June 24, 2007
June 24, 2007
June 27, 2007
12.549.1 - 12.549.10
Direct Assessment of Mechanics of Materials Learning with Concept Inventory Introduction
This paper presents a tool for direct formative assessment and the results of continuous improvement activities in teaching mechanics of material topics in a mechanical engineering technology program. The tool is a beta version of a concept inventory assessment1 and, as such, is a mid-term multiple-choice quiz with conceptual questions rather than procedural questions.
Feedback from the tool is provided to the students in a non-threatening manner so they can assess their understanding of the topics and identify areas for improvement. Instructors can use the results for continuous improvement of topic coverage in the courses. To date, the assessment has been conducted for the same group of students in their junior and senior years as a longitudinal design2. It has also been conducted on a subsequent group of students in their junior year as a baseline-data design2. The results of the assessments are provided and discussed along with continuous improvement activities in each course.
Recent criteria for ABET accreditation requires an assessment of learning objectives and outcomes3. Monitoring the learning process4, 5 is a key part of continuous improvement of higher education. Many forms of assessment6, 7 are currently being developed to monitor the leaning process. Concept inventories8 have become a popular form of assessing students’ conceptual knowledge of important topics. Concept inventory assessment tools have been or are being developed for engineering topics such as force9, dynamics10, heat transfer11, fluid mechanics12, etc. This work presents a concept inventory for direct formative assessment of student learning in mechanics of materials.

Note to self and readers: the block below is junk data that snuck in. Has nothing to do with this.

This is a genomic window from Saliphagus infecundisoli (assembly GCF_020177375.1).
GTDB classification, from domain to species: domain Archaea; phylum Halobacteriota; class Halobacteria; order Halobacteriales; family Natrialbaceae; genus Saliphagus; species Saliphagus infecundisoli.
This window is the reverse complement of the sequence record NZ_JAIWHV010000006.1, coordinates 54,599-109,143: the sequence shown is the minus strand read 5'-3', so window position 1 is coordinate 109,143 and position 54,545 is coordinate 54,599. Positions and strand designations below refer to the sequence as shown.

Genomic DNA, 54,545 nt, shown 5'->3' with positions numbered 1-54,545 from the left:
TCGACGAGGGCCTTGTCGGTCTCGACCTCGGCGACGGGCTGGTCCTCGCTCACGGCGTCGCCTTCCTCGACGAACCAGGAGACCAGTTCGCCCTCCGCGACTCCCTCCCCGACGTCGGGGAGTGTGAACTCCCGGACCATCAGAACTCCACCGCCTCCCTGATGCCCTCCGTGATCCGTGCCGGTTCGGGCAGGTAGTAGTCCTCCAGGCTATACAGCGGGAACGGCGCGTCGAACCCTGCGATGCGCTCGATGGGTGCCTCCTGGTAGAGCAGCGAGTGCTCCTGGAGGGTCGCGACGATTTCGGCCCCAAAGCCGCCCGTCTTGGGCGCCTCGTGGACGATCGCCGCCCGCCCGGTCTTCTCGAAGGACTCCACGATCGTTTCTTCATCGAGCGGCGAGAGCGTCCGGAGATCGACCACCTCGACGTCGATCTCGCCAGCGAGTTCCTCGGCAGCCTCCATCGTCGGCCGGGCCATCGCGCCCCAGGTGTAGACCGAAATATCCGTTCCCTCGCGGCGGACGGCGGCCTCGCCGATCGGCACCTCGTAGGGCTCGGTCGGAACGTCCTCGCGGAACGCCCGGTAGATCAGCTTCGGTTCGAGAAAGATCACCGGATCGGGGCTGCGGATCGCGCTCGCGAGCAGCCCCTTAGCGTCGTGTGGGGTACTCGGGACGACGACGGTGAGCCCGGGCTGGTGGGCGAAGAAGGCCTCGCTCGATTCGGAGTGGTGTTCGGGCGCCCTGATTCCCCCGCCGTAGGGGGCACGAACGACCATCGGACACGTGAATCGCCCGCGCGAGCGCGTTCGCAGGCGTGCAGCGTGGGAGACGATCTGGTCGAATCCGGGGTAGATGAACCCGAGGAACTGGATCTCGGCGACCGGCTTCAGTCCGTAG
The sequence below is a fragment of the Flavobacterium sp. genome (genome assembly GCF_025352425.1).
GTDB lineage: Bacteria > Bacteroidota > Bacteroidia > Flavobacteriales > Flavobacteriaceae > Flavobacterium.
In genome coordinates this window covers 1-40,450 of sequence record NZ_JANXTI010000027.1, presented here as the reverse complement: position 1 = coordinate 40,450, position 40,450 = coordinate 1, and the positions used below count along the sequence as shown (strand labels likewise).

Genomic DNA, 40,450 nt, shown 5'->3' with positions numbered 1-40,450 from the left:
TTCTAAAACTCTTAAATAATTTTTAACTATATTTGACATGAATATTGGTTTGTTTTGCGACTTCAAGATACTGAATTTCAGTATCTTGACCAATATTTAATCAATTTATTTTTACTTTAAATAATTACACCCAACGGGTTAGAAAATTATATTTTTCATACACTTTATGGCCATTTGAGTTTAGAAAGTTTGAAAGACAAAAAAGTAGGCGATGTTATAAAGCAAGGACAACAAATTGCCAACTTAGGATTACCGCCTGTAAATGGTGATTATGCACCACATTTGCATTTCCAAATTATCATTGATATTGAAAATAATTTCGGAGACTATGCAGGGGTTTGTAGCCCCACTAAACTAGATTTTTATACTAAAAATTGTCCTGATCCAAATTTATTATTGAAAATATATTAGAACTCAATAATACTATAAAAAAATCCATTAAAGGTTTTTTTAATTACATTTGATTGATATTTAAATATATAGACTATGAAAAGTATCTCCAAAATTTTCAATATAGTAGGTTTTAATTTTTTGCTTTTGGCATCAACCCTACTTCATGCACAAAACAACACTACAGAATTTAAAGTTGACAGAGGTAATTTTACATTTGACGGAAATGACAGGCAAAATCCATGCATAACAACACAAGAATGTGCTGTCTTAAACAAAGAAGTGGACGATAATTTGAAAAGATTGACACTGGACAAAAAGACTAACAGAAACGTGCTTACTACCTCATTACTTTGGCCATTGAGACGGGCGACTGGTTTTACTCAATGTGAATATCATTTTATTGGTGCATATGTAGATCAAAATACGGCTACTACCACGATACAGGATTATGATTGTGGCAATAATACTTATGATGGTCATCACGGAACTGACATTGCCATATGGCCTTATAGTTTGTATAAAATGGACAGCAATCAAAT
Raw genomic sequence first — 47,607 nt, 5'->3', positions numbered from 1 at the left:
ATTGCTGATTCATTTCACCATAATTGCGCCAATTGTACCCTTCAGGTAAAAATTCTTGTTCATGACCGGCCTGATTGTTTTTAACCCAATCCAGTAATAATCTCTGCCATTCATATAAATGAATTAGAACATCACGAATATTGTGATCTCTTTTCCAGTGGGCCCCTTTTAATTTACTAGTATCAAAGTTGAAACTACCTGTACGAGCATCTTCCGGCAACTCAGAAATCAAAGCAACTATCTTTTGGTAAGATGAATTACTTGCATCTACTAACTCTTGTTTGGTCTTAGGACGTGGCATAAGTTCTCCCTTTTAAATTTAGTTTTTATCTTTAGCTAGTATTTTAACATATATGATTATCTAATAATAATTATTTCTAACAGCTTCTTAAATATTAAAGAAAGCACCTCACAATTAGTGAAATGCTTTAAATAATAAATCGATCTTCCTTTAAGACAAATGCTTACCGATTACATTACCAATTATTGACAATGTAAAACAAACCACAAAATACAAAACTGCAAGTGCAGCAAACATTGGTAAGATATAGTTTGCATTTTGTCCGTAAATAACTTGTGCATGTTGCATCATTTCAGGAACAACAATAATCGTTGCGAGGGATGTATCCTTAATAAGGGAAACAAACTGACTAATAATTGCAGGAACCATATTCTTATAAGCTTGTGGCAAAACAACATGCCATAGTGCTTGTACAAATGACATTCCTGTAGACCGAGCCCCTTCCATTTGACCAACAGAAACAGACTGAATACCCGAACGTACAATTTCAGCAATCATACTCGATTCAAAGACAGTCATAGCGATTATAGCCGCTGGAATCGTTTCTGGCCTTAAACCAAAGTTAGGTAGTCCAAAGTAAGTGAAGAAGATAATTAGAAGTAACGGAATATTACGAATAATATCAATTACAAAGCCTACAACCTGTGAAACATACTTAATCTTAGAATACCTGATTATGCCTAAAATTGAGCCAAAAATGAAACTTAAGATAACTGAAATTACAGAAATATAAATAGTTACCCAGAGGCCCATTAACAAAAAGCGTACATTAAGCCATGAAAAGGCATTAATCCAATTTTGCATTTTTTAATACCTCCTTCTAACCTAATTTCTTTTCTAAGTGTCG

Often, assessment activities have been indirect in that they question or survey students on their perception of their ability to meet course objectives which can obviously produce some subjective results. Currently, ABET accreditation requires more direct assessment of learning outcomes to provide more objective results and, in turn, better direction for continuous improvement activities. The accreditation requirement of direct assessment rather than indirect assessment is a valuable one which is certainly expected to continue.
At Penn State Erie, The Behrend College, the focus of the mechanical engineering technology program is applied design. As a result of this focus and industrial advisory board input, the curriculum has a strong and sometimes repetitive emphasis on relatively advanced topics in mechanics of materials such as three-dimensional Hooke’s Law and transformation of stress and/or strain. Students are exposed to these advanced topics in more than one course and by different instructors. In an effort to satisfy each instructor’s procedural requirements, students often do not comprehend the underlying concepts and even develop misconceptions about the topics. As they lack comprehension of the underlying concepts, they may even perceive a contradiction of the concepts as taught by different instructors.
Sweeney, S., & Englund, R., & Edwards, R. (2007, June), Direct Assessment Of Mechanics Of Materials Learning With Concept Inventory Paper presented at 2007 Annual Conference & Exposition, Honolulu, Hawaii. https://peer.asee.org/1789
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